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Chiropractic and careers: It’s a whole wellness lifestyle

Chiropractic-curious people who are considering the profession might wonder what the prerequisites are, how long the program takes, how big that student loan might be — and just how much they can expect to make when they’re finished with their doctor of chiropractic degree.

Dr. David Scheiner, DC, a chiropractor for 23 years, is a bit more philosophical. As a recruiter for Life Chiropractic College West in San Francisco’s Bay Area, he talks to graduates and students across the country who are stressing about what their future holds and the tough decisions they need to make.

Dr. David Scheiner

Dr. David Scheiner

Scheiner tells them to ask themselves three simple questions: What do I love? What are my unique talents? What does the world need? He wants them to meditate on those questions and make exhaustive lists for each one.

“I can’t convince people to be a chiropractor, but I can help guide them to what’s going to bring them the most joy, happiness and fulfillment,” Scheiner said.

For Scheiner and other practitioners trained at Life West, chiropractic is more than just a holistic form of health care that heals patients’ nervous systems through diagnosing subluxations — a slight misalignment of the vertebrae that can cause health problems  — and removing them through adjustment. Chiropractic is a philosophy and a lifestyle.

Chiropractic training and philosophy finds that if a person has an interference in their nervous system, they’re not going to be at their best levels of health and wellbeing, Scheiner said. Beyond being in pain, they tend to eat unhealthy foods and forgo exercising and that dysfunction can even invade emotional and mental wellbeing.  

“Under care, people want to eat better, exercise more and have more functional relationships,” he said. “It’s a whole wellness lifestyle.”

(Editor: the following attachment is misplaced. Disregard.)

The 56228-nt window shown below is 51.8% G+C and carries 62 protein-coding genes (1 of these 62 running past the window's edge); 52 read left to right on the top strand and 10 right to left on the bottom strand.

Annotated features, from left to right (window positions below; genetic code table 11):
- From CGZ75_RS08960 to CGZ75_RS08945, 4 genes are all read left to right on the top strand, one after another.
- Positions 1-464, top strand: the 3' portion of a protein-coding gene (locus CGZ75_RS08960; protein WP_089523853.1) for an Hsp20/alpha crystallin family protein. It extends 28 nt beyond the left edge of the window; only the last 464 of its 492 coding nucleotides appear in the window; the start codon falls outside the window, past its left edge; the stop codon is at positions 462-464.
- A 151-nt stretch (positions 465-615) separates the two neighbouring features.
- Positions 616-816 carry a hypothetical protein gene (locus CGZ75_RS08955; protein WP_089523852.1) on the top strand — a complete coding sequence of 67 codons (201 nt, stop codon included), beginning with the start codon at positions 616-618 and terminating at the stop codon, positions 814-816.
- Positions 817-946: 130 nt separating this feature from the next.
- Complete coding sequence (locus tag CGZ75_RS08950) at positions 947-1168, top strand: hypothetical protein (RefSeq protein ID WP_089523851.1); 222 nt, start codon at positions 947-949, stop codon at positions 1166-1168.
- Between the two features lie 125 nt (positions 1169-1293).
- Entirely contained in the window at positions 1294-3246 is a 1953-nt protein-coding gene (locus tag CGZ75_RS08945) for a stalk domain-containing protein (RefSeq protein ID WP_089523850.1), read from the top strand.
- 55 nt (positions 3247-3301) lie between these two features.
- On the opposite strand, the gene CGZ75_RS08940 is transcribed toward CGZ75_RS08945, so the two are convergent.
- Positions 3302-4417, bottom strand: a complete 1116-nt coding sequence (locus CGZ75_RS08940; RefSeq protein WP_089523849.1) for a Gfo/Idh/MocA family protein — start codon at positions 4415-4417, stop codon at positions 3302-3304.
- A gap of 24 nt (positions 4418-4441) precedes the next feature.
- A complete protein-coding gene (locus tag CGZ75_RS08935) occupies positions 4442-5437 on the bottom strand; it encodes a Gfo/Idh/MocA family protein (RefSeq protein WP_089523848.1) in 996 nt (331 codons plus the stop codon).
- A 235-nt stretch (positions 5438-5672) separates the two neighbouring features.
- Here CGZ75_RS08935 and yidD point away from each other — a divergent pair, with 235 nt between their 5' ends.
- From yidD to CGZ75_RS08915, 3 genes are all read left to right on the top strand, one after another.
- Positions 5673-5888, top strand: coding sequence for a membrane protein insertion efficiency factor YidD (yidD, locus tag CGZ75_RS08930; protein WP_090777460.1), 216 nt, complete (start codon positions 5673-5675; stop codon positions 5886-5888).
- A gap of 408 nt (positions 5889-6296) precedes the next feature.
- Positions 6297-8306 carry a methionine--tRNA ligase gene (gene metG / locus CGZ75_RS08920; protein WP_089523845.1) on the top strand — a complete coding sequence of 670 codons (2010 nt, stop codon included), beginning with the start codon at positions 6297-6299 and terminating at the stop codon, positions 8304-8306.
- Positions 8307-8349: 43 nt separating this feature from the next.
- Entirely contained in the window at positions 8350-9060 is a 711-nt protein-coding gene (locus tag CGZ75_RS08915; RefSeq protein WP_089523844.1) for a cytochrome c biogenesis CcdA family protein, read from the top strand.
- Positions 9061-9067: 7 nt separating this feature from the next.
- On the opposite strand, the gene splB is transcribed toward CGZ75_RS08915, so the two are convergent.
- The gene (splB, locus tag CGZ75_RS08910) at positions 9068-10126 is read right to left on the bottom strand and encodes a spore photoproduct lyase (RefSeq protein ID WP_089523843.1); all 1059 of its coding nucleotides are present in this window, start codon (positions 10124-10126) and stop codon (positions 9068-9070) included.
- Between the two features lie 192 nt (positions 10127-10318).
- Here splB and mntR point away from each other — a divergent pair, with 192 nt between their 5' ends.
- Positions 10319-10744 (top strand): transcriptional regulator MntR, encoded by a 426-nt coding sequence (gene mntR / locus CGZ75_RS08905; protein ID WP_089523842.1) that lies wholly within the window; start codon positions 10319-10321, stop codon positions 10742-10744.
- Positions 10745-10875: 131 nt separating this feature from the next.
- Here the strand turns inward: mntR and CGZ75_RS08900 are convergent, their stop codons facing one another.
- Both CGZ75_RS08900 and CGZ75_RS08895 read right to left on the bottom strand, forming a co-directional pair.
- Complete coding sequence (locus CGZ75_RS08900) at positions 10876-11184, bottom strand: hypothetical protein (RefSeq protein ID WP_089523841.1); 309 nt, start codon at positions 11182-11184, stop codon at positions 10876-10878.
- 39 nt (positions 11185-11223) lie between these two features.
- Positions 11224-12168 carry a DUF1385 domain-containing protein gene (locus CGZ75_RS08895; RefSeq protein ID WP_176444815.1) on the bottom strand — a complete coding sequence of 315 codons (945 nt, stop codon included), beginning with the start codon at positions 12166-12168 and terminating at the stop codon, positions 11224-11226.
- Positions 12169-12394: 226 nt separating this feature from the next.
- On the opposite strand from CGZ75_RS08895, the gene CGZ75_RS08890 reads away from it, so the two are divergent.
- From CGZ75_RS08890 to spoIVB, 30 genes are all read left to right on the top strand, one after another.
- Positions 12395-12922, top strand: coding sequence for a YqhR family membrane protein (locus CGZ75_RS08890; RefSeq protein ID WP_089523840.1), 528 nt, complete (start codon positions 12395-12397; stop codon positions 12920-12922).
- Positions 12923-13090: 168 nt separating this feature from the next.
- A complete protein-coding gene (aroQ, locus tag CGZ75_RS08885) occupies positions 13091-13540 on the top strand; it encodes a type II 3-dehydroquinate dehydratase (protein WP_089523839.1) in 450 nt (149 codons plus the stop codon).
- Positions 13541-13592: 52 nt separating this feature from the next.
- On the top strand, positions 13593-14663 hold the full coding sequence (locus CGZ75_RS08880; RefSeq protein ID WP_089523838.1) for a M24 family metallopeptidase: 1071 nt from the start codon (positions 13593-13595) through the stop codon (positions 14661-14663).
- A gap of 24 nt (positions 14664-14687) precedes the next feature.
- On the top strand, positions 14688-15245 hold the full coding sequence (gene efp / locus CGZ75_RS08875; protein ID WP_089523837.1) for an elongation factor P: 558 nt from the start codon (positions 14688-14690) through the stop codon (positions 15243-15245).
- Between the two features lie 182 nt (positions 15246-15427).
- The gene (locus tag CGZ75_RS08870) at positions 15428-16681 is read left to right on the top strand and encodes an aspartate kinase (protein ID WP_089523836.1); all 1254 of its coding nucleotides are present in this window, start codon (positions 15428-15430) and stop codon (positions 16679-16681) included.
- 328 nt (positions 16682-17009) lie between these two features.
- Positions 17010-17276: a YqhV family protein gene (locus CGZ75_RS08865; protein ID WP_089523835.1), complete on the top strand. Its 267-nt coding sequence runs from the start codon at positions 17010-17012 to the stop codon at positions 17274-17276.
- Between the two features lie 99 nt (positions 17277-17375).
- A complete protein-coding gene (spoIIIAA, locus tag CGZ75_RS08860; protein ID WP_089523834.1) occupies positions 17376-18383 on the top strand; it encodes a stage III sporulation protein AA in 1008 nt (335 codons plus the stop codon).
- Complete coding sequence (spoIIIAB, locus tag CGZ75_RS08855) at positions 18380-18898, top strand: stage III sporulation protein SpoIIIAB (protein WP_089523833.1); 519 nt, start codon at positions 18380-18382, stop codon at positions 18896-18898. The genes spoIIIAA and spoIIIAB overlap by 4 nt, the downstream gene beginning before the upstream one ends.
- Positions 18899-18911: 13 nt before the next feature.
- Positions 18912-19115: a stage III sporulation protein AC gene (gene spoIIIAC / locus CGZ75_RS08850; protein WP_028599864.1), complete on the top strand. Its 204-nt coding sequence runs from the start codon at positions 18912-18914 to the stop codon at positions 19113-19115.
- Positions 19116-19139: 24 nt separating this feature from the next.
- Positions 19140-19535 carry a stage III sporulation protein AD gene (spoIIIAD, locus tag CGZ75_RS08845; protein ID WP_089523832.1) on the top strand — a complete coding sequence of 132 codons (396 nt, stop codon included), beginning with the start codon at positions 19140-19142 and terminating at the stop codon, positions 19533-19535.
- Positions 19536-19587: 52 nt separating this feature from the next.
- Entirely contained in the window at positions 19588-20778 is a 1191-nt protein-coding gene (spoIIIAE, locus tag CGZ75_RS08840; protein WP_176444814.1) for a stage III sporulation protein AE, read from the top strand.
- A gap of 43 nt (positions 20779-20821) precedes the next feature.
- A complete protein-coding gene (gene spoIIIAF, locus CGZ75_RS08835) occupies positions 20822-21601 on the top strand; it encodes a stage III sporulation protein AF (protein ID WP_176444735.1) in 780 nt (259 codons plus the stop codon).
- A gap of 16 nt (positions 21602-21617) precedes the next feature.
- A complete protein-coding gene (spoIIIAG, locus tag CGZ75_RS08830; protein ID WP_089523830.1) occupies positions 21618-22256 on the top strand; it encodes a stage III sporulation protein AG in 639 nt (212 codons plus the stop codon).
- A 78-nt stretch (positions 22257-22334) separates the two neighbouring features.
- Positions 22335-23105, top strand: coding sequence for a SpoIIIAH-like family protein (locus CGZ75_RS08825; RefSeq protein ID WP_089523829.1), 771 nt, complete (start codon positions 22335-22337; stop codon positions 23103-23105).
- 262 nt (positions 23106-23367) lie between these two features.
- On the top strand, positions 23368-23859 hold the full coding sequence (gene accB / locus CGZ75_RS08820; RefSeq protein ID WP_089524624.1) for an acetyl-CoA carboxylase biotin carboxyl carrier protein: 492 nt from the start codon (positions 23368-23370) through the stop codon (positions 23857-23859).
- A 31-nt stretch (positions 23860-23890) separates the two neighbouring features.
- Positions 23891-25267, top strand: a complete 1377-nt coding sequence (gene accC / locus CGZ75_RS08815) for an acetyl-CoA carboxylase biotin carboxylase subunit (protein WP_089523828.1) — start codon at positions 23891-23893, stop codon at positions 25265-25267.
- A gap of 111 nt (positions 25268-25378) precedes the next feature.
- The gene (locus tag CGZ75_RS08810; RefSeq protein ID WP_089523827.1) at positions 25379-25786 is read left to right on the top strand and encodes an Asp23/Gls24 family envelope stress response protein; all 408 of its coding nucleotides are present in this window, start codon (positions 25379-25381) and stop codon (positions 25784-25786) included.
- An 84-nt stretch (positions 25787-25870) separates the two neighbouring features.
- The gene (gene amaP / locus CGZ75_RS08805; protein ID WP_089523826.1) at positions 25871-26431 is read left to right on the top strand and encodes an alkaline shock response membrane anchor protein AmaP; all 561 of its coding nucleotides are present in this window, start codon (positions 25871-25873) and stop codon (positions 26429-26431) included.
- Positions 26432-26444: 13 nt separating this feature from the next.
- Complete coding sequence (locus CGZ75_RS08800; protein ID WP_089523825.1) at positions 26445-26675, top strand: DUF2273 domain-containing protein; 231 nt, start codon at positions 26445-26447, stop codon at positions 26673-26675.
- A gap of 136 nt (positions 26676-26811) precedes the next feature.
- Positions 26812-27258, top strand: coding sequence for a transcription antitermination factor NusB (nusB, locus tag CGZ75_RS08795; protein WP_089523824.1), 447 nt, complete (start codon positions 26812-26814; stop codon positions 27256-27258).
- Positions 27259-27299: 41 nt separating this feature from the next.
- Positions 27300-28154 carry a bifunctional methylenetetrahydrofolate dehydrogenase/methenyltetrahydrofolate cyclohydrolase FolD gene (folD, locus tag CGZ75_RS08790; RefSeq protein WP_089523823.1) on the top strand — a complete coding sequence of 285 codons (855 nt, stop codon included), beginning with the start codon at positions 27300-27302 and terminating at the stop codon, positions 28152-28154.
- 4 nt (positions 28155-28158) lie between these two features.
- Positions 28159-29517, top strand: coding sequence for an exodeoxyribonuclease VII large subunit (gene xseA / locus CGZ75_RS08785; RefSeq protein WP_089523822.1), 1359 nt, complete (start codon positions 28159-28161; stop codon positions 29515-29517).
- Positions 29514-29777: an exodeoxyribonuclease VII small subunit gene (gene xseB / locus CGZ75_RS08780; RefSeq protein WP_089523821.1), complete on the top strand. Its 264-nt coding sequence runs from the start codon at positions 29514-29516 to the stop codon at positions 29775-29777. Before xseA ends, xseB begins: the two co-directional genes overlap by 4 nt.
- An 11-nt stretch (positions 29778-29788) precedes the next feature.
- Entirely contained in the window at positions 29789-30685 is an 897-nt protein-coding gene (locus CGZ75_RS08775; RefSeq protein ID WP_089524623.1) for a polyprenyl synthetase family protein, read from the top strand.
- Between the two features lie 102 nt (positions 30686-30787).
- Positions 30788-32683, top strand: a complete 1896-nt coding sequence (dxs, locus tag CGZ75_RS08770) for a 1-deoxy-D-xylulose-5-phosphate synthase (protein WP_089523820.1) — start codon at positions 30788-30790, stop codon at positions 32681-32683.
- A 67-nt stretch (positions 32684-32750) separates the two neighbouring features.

The entrepreneurial spirit

After eight years of recruiting, Dr. Scheiner has found some common traits in aspiring chiropractic students:

  • They want to help people in a more holistic way than just writing a prescription.
  • They usually want to get into physical therapy, but are frustrated by the limitations that come with working under a doctor.
  • And most have an entrepreneurial spirit.

“They don’t want to be limited in how much they can make or how far they can go,” he said. “They tell me, I want to be unlimited in my earning potential. I want to be unlimited in the decisions I can make for my patients.”

To get into the chiropractic program at Life West, potential students need at least three years of undergraduate education and at least a 3.0 GPA from an accredited college or university. While students with any major will be considered for the program, the college recommends taking science courses such as anatomy, physiology, kinesiology, chemistry, biology, biochemistry, biomechanics, nutrition and microbiology. (There is also an alternative admissions track for students with a 2.75 cumulative GPA.)

Life West specializes in five core spinal adjusting techniques: Diversified, Toggle Recoil, Gonstead, Integrated drop table and Chiropractic BioPhysics (CBP). Beyond that, students can learn 12 adjusting techniques as electives and can specialize in areas such as sports, neurology, prenatal and pediatrics will also learn extremities adjusting techniques and pregnancy and pediatrics.

To earn a doctorate of chiropractic will take most students three and a half years, though Life West offers an accelerated program that can be completed in three years.

Ashley Gonzales

Ashley Gonzales was a senior in college and a dance major who had entered that “confused phase” where she was unsure of what to do when she graduated. She was inspired to become a chiropractor by the doctor who gave her first adjustment at age 22.